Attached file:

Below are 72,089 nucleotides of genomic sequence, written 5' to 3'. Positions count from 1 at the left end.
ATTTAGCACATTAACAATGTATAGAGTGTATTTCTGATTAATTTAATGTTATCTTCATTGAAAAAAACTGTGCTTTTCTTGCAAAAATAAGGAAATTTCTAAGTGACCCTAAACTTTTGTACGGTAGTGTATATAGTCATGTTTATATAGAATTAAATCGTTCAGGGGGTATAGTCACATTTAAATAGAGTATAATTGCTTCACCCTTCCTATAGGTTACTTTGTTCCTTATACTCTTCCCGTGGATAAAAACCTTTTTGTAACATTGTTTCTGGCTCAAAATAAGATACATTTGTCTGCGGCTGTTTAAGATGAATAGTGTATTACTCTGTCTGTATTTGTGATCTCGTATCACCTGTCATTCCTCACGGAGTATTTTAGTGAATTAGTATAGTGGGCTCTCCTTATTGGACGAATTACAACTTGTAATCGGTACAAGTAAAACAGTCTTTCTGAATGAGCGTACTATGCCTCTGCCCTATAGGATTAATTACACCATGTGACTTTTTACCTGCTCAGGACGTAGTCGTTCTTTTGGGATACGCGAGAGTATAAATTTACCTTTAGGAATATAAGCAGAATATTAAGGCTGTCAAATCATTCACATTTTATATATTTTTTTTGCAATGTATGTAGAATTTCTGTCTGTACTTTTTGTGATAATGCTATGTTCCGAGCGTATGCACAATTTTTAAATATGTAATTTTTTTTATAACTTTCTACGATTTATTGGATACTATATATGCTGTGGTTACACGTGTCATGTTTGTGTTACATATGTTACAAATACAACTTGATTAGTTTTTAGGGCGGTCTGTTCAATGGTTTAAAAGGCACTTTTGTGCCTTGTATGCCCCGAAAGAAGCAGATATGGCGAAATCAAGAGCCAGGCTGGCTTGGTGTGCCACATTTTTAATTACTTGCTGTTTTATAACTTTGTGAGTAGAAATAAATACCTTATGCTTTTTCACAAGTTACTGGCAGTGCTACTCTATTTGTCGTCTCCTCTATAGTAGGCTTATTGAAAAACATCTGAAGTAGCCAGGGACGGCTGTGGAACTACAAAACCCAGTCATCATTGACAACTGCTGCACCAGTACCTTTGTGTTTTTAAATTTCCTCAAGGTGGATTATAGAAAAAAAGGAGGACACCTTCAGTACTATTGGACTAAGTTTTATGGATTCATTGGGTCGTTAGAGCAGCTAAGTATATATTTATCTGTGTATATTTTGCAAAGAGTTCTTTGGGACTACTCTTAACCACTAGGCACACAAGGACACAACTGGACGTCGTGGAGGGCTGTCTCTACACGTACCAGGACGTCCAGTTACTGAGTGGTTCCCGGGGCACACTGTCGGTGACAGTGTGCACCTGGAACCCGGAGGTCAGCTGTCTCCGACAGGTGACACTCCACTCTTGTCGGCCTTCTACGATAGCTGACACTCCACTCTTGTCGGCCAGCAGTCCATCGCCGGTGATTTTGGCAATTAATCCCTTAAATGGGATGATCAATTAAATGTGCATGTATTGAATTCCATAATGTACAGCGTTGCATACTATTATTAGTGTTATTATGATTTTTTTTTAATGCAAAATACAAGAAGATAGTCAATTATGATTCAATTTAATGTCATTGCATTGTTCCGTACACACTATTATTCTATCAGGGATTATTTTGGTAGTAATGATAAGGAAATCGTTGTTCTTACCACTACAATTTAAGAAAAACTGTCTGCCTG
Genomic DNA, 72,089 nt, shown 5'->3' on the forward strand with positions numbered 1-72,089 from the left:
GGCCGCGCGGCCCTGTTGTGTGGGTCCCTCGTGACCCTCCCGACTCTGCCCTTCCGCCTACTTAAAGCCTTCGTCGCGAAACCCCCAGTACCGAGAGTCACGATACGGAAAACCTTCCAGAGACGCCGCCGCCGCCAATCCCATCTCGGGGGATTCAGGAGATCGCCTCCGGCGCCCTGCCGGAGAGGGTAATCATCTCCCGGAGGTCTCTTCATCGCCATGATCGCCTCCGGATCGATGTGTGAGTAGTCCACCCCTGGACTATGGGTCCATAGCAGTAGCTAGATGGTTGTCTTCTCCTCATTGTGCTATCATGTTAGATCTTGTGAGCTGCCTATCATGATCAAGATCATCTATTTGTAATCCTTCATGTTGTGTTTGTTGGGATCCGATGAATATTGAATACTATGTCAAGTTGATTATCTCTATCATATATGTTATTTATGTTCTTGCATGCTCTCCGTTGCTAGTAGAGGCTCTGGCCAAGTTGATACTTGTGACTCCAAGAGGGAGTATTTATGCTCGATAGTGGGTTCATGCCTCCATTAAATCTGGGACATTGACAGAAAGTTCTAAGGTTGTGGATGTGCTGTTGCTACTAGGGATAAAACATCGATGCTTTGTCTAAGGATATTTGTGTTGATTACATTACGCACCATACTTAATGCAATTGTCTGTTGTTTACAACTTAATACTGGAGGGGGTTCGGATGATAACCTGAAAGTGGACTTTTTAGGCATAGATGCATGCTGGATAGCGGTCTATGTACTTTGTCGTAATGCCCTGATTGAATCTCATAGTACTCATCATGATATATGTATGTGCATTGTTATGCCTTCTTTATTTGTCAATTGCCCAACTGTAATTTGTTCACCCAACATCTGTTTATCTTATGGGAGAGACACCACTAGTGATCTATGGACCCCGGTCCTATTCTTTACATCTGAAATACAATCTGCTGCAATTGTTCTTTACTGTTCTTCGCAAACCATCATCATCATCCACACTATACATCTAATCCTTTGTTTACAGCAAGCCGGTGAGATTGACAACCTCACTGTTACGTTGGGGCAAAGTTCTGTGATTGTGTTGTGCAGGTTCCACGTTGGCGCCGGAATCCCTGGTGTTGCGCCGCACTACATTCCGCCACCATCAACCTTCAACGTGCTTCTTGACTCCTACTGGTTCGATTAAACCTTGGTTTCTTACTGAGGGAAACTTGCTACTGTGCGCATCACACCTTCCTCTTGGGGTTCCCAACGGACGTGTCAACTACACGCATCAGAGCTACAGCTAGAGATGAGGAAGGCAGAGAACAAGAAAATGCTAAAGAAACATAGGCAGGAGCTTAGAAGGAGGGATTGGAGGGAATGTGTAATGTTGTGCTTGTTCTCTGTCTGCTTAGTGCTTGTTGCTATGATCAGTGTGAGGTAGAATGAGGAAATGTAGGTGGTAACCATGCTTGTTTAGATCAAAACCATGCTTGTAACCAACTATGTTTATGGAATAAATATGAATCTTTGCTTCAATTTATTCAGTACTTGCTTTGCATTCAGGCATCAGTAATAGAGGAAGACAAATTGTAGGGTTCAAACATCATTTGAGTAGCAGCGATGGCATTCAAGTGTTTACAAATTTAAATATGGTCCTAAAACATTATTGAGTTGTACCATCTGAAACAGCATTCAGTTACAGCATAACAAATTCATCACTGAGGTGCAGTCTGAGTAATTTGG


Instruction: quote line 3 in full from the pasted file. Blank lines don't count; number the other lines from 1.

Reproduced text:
Genomic DNA, 72,089 nt, shown 5'->3' on the forward strand with positions numbered 1-72,089 from the left: